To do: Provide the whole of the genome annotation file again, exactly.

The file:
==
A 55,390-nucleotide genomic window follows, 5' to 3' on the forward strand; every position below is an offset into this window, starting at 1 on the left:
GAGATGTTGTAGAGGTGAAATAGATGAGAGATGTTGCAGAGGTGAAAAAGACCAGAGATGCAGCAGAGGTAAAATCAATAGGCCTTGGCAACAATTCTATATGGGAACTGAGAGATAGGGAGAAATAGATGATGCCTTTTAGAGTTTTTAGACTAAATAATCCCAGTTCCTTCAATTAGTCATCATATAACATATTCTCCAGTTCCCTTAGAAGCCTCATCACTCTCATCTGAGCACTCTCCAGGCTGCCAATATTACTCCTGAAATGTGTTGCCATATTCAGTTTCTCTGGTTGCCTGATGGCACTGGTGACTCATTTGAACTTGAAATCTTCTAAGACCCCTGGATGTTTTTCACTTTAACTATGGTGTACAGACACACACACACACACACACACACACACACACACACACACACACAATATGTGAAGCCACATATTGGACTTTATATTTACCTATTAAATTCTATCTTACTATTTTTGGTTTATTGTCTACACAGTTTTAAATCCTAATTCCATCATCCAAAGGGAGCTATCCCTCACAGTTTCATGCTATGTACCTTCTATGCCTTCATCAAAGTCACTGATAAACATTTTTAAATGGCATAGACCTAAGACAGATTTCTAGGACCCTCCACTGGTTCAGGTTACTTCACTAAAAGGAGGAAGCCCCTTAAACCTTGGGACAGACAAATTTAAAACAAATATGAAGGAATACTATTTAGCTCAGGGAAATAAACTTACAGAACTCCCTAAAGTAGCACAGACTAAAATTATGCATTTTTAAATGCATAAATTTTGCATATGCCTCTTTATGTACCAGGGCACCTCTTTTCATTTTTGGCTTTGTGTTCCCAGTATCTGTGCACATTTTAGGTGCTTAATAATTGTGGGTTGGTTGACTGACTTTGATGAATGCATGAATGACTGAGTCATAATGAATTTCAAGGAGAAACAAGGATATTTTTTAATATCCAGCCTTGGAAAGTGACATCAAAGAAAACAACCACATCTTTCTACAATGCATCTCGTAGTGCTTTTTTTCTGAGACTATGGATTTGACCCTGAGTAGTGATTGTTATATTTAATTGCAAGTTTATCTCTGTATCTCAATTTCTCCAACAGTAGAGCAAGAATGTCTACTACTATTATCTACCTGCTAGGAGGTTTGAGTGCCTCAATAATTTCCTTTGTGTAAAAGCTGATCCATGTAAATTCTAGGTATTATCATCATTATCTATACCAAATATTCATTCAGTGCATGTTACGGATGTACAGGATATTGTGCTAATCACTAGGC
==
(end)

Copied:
A 55,390-nucleotide genomic window follows, 5' to 3' on the forward strand; every position below is an offset into this window, starting at 1 on the left:
GAGATGTTGTAGAGGTGAAATAGATGAGAGATGTTGCAGAGGTGAAAAAGACCAGAGATGCAGCAGAGGTAAAATCAATAGGCCTTGGCAACAATTCTATATGGGAACTGAGAGATAGGGAGAAATAGATGATGCCTTTTAGAGTTTTTAGACTAAATAATCCCAGTTCCTTCAATTAGTCATCATATAACATATTCTCCAGTTCCCTTAGAAGCCTCATCACTCTCATCTGAGCACTCTCCAGGCTGCCAATATTACTCCTGAAATGTGTTGCCATATTCAGTTTCTCTGGTTGCCTGATGGCACTGGTGACTCATTTGAACTTGAAATCTTCTAAGACCCCTGGATGTTTTTCACTTTAACTATGGTGTACAGACACACACACACACACACACACACACACACACACACACACACACAATATGTGAAGCCACATATTGGACTTTATATTTACCTATTAAATTCTATCTTACTATTTTTGGTTTATTGTCTACACAGTTTTAAATCCTAATTCCATCATCCAAAGGGAGCTATCCCTCACAGTTTCATGCTATGTACCTTCTATGCCTTCATCAAAGTCACTGATAAACATTTTTAAATGGCATAGACCTAAGACAGATTTCTAGGACCCTCCACTGGTTCAGGTTACTTCACTAAAAGGAGGAAGCCCCTTAAACCTTGGGACAGACAAATTTAAAACAAATATGAAGGAATACTATTTAGCTCAGGGAAATAAACTTACAGAACTCCCTAAAGTAGCACAGACTAAAATTATGCATTTTTAAATGCATAAATTTTGCATATGCCTCTTTATGTACCAGGGCACCTCTTTTCATTTTTGGCTTTGTGTTCCCAGTATCTGTGCACATTTTAGGTGCTTAATAATTGTGGGTTGGTTGACTGACTTTGATGAATGCATGAATGACTGAGTCATAATGAATTTCAAGGAGAAACAAGGATATTTTTTAATATCCAGCCTTGGAAAGTGACATCAAAGAAAACAACCACATCTTTCTACAATGCATCTCGTAGTGCTTTTTTTCTGAGACTATGGATTTGACCCTGAGTAGTGATTGTTATATTTAATTGCAAGTTTATCTCTGTATCTCAATTTCTCCAACAGTAGAGCAAGAATGTCTACTACTATTATCTACCTGCTAGGAGGTTTGAGTGCCTCAATAATTTCCTTTGTGTAAAAGCTGATCCATGTAAATTCTAGGTATTATCATCATTATCTATACCAAATATTCATTCAGTGCATGTTACGGATGTACAGGATATTGTGCTAATCACTAGGC